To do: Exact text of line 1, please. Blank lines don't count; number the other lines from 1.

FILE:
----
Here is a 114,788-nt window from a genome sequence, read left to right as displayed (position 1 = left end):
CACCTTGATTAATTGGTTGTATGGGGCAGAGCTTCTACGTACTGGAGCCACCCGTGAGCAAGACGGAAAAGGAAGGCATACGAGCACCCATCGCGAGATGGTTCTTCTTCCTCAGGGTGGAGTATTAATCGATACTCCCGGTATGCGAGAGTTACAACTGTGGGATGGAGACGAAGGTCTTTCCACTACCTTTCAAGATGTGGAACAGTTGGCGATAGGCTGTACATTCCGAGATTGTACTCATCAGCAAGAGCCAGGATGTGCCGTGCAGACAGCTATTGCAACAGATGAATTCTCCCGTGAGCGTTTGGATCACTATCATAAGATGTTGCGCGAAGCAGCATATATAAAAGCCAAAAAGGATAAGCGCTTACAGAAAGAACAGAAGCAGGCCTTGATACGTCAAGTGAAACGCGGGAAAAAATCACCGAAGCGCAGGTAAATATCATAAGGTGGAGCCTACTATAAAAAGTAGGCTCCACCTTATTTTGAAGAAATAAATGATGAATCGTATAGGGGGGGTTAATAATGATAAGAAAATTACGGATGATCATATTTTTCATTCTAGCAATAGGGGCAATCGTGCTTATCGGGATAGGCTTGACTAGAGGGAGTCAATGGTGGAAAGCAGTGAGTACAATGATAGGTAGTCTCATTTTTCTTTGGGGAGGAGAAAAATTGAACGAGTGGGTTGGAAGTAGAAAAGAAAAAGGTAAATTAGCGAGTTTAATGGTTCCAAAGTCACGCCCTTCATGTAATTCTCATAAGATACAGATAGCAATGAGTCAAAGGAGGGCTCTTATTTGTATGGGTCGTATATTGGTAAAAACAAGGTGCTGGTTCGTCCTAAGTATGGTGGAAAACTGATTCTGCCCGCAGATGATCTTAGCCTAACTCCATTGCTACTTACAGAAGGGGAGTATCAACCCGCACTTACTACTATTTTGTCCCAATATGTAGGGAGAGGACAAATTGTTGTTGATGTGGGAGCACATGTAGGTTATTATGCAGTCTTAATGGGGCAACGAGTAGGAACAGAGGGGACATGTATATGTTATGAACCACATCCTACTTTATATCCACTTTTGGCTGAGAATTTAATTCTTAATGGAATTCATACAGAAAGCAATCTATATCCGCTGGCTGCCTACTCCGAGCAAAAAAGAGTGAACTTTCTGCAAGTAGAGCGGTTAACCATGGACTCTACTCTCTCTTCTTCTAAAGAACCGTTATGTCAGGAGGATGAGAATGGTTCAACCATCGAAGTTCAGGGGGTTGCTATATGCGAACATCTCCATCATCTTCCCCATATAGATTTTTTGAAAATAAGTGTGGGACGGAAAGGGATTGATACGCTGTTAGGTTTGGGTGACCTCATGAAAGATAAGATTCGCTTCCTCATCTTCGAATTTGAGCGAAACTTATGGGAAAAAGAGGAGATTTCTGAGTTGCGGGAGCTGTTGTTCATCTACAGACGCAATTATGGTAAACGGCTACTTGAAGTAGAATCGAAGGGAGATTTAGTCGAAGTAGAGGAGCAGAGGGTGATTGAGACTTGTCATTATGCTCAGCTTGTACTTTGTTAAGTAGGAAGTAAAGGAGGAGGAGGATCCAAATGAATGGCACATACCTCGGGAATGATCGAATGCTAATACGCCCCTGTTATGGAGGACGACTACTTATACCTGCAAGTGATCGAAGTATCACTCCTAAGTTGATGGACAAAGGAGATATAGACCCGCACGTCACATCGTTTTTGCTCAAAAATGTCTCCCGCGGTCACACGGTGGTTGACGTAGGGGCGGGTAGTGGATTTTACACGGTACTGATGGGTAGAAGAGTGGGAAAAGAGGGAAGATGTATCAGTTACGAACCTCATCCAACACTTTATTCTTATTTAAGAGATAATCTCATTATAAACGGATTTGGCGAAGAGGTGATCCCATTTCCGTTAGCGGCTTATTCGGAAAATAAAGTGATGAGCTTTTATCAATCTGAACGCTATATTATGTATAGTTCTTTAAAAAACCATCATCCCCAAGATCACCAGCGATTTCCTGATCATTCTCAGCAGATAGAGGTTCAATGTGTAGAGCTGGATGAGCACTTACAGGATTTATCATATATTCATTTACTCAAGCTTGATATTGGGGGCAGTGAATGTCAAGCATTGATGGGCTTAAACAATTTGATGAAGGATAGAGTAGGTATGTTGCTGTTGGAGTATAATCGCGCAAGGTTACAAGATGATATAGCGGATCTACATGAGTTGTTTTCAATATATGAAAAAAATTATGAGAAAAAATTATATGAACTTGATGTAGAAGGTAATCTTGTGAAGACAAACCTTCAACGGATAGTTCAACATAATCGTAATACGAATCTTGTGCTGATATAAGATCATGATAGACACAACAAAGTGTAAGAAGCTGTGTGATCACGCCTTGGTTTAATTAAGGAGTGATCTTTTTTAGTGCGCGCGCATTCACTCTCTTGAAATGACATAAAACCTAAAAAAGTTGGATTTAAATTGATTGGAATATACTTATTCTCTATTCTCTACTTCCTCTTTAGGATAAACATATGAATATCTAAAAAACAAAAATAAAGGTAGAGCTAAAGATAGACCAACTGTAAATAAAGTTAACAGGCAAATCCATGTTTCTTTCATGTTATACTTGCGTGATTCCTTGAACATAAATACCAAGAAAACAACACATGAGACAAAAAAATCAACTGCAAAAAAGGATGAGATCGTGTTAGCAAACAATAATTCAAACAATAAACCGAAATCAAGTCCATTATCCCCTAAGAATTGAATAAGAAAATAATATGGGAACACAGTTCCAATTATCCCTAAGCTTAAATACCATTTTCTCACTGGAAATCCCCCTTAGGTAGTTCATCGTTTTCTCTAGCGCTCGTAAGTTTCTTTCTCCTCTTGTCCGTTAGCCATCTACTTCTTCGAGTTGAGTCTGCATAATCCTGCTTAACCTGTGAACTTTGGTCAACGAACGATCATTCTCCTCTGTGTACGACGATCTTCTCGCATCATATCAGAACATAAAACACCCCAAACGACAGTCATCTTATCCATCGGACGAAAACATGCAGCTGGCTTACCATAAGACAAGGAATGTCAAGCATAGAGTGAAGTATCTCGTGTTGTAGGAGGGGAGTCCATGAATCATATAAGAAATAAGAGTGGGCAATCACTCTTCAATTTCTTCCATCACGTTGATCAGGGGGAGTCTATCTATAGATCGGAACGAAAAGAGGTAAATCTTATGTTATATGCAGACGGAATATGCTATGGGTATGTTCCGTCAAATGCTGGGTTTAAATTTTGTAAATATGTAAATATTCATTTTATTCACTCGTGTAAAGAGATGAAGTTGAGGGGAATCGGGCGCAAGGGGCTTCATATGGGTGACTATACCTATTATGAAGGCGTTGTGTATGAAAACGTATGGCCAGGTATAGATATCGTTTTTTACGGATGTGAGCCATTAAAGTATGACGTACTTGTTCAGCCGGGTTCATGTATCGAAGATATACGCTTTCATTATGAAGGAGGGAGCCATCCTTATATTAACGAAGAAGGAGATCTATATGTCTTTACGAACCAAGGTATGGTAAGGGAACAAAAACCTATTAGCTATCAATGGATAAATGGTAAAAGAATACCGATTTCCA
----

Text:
Here is a 114,788-nt window from a genome sequence, read left to right as displayed (position 1 = left end):